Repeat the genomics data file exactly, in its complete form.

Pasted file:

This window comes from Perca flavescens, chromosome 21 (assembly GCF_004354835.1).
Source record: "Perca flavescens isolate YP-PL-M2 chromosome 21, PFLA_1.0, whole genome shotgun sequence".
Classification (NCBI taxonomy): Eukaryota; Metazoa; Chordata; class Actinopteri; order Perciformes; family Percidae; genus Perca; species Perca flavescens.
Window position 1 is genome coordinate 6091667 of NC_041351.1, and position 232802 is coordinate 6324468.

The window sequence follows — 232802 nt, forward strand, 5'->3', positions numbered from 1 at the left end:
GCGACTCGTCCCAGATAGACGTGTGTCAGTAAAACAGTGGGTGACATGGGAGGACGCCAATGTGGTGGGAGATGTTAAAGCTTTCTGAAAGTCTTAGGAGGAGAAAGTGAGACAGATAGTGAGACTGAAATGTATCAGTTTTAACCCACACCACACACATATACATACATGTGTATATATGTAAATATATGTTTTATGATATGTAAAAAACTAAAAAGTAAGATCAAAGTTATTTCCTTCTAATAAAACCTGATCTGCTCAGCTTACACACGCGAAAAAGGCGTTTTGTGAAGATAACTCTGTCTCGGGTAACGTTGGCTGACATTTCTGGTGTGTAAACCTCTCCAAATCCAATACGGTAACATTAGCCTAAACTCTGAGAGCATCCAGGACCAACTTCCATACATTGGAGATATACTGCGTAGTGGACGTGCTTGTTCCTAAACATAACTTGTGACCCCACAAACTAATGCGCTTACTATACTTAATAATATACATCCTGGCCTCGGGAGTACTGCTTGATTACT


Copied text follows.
This window comes from Perca flavescens, chromosome 21 (assembly GCF_004354835.1).
Source record: "Perca flavescens isolate YP-PL-M2 chromosome 21, PFLA_1.0, whole genome shotgun sequence".
Classification (NCBI taxonomy): Eukaryota; Metazoa; Chordata; class Actinopteri; order Perciformes; family Percidae; genus Perca; species Perca flavescens.
Window position 1 is genome coordinate 6091667 of NC_041351.1, and position 232802 is coordinate 6324468.

The window sequence follows — 232802 nt, forward strand, 5'->3', positions numbered from 1 at the left end:
GCGACTCGTCCCAGATAGACGTGTGTCAGTAAAACAGTGGGTGACATGGGAGGACGCCAATGTGGTGGGAGATGTTAAAGCTTTCTGAAAGTCTTAGGAGGAGAAAGTGAGACAGATAGTGAGACTGAAATGTATCAGTTTTAACCCACACCACACACATATACATACATGTGTATATATGTAAATATATGTTTTATGATATGTAAAAAACTAAAAAGTAAGATCAAAGTTATTTCCTTCTAATAAAACCTGATCTGCTCAGCTTACACACGCGAAAAAGGCGTTTTGTGAAGATAACTCTGTCTCGGGTAACGTTGGCTGACATTTCTGGTGTGTAAACCTCTCCAAATCCAATACGGTAACATTAGCCTAAACTCTGAGAGCATCCAGGACCAACTTCCATACATTGGAGATATACTGCGTAGTGGACGTGCTTGTTCCTAAACATAACTTGTGACCCCACAAACTAATGCGCTTACTATACTTAATAATATACATCCTGGCCTCGGGAGTACTGCTTGATTACT